Angela's Ashes

Angela's Ashes

A Memoir

Book - 1997
Average Rating:
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Baker & Taylor
"When I look back on my childhood I wonder how I managed to survive at all. It was, of course, a miserable childhood: the happy childhood is hardly worth your while. Worse than the ordinary miserable childhood is the miserable Irish childhood, and worse yet is the miserable Irish Catholic childhood." So begins the luminous memoir of Frank McCourt, born in Depression-era Brooklyn to recent Irish immigrants and raised in the slums of Limerick, Ireland. Frank's mother, Angela, has no money to feed the children since Frank's father, Malachy, rarely works, and when he does he drinks his wages. Yet Malachy -- exasperating, irresponsible and beguiling -- does nurture in Frank an appetite for the one thing he can provide: a story. Frank lives for his father's tales of Cuchulain, who saved Ireland, and of the Angel on the Seventh Step, who brings his mother babies. Perhaps it is story that accounts for Frank's survival. Wearing rags for diapers, begging a pig's head for Christmas dinner and gathering coal from the roadside to light a fire, Frank endures poverty, near-starvation and the casual cruelty of relatives and neighbors -- yet lives to tell his tale with eloquence, exuberance and remarkable forgiveness. Angela's Ashes, imbued on every page with Frank McCourt's astounding humor and compassion, is a glorious book that bears all the marks of a classic.The author recounts his childhood in Depression-era Brooklyn as the child of Irish immigrants who decide to return to worse poverty in Ireland when his infant sister dies

Publisher: New York : Scribner, 1997
ISBN: 9780684872155
0684872153
9780684842677
068484267X
9780684874357
0684874350
9780006498407
000649840X
Characteristics: 364 p. ; 25 cm

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LovieBooker
Jan 25, 2017

Frank McCourt is able to recount a life of abject poverty without becoming maudlin. While I'm not a fan of his prose style, he manages to capture the famous Irish sarcasm perfectly. After reading the synopsis, I was surprised by how much I enjoyed reading the book.

AL_ALICIA Aug 09, 2016

After living in Ireland as a child, I was always confused when people talked about Irish poverty in recent history as the country I knew was so vibrant. This book really opened my eyes to a world of poverty I had never really considered. Not a book for the faint of heart, but in my opinion McCourt offers the perfect balance of honest, depressing content with Irish story telling and humor. A terrific read.

j
jeprokx_
Jul 14, 2016

Was this a good book? Tis. Tis indeed.

fatimax Apr 12, 2016

I wouldn't reread this book but it did take me a few tries to finish it. We read this for my English class and it honestly made me cry more times than I can count.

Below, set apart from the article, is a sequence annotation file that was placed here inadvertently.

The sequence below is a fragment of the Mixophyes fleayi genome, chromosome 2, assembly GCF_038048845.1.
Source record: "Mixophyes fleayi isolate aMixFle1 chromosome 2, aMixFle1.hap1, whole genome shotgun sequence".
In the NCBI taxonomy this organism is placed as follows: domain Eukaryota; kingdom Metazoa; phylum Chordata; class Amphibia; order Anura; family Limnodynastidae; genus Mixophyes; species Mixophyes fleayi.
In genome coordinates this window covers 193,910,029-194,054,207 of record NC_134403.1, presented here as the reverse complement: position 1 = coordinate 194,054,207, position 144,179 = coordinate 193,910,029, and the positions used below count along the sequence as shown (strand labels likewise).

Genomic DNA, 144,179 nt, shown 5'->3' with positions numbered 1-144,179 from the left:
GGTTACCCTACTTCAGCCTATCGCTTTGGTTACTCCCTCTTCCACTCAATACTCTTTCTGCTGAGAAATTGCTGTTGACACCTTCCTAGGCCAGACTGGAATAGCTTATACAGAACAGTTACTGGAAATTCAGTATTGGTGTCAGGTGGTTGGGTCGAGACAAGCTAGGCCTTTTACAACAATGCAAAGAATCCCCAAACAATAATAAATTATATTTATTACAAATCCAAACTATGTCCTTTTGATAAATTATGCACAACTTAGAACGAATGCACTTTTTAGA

g
Gensc
Apr 05, 2016

I don't want to say I enjoyed this book because I feel like that's the wrong term for this book. It is depressing, gut-wrenching, and overall sad. That being said, I liked the book. I am currently living in Ireland (about 30 minutes from Limerick) so I feel that I have an extra connection to the story, and recognize several land marks. The book isn't a page turner, and I put it down for weeks at a time, but I never had any intention of not finishing the story. Would I recommend this to other people? Yes, but know it is a looooong book. Would I reread it? No. Too sad! But a very interesting social, cultural commentary about Limerick during The Depression.

i
IV27HUjg
Mar 20, 2016

I cannot imagine this as a 'light-hearted' read, audio or DVD. Thanks to McCourt he can make the most horrible childhood almost pleasant due to his humor. I'd read it in 2000 & watched the DVD recently because I'd forgotten just how miserable Ireland of the era was with the poverty, the Catholic Church views & teachings were. Little wonder the two countries has such strife, not to mention the strife of faiths. For many with Brit-Irish DNA & family stories this can be a revelation. The acting of film is brilliant.

j
julia_sedai
Jan 27, 2016

What an amazing book. Frank McCourt grows up in poverty but somehow manages to keep the book humorous enough despite the misery. That being said, I definitely cried at points. It just struck me so much because it's all a true story. I highly recommend this book for anyone who likes 1930s history and Ireland.

n
nsystems
Nov 24, 2014

This is about as good as a memoir gets. For a real treat, listen to the audiobook, read by the author. When he recounts his father singing old Irish songs, McCourt sings them. This made the audio especially wonderful.

v
vikingmama
May 31, 2014

A dark, honest account of the author's upbringing in Irish poverty.

JCLLeslieN Dec 24, 2013

Great perspective on poverty and what it feels like to grow up in it.

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jeprokx_
Jul 14, 2016

Frank McCourt recounts his tale of growing up an impoverished little Irish boy. Regaling stories of what it's like to be in the midst of a good, Catholic community to the heart break brought on by the struggles his family faced (and created), Angela's Ashes is a worthy remembrance to the life he has led as a child and how he fought hard to survive.

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